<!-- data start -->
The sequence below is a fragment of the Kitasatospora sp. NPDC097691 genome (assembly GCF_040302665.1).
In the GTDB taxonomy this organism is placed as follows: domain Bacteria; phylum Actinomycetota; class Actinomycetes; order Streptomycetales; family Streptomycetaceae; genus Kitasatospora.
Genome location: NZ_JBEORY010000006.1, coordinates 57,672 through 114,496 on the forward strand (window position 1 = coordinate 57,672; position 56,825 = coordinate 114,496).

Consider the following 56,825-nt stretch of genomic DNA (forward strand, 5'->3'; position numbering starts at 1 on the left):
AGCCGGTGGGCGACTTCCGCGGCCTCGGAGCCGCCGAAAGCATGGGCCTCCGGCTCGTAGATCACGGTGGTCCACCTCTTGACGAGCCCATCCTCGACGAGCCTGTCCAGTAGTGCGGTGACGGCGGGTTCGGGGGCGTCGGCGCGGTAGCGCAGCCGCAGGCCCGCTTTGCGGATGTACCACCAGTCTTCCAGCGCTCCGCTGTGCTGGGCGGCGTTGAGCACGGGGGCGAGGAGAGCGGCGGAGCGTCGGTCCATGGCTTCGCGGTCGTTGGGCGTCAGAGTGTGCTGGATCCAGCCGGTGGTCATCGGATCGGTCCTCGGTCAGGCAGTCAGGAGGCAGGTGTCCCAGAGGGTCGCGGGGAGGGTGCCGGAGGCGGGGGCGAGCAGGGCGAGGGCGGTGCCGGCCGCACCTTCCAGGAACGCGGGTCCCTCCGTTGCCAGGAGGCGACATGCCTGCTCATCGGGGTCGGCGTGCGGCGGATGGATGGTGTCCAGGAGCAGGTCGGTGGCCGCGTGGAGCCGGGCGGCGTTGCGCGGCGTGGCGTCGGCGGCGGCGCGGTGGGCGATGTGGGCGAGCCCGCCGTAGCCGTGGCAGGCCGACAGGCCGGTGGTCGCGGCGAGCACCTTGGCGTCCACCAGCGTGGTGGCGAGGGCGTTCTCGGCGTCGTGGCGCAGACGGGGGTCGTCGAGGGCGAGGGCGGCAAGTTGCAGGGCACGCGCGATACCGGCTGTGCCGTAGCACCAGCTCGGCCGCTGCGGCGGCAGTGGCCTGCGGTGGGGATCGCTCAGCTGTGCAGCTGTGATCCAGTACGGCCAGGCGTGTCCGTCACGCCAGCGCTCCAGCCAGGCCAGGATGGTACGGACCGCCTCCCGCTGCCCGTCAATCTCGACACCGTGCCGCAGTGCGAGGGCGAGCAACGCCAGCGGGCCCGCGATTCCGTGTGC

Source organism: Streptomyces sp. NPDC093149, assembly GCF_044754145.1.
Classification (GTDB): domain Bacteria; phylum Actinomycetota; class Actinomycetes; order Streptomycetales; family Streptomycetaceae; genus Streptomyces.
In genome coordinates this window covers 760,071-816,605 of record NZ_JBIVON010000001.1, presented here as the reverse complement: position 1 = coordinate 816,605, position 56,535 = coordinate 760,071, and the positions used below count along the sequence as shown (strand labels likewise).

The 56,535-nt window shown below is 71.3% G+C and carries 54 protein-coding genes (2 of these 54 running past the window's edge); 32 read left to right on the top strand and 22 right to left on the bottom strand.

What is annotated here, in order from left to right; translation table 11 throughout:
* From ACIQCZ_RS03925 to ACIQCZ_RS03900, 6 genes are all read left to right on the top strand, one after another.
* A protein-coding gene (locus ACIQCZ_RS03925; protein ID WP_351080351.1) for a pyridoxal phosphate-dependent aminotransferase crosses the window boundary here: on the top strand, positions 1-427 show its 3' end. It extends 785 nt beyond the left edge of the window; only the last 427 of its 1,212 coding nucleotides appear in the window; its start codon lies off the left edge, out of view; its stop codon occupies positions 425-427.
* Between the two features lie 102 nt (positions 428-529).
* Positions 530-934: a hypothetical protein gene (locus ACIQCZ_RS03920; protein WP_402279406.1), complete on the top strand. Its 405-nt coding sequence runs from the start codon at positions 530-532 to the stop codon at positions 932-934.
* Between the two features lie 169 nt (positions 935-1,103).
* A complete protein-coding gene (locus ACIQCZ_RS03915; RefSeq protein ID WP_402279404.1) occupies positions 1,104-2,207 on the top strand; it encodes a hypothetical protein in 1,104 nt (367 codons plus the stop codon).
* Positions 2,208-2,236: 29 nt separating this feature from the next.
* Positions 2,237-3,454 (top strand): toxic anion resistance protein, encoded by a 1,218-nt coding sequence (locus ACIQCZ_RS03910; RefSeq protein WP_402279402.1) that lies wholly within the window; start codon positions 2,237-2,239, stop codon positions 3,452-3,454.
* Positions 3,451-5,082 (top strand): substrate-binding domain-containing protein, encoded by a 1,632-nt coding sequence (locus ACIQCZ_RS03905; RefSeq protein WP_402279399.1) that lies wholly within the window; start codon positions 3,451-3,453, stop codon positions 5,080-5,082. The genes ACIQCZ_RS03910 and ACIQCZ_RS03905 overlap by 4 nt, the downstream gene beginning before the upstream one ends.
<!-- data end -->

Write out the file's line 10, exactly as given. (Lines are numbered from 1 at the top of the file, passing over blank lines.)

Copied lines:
What is annotated here, in order from left to right; translation table 11 throughout: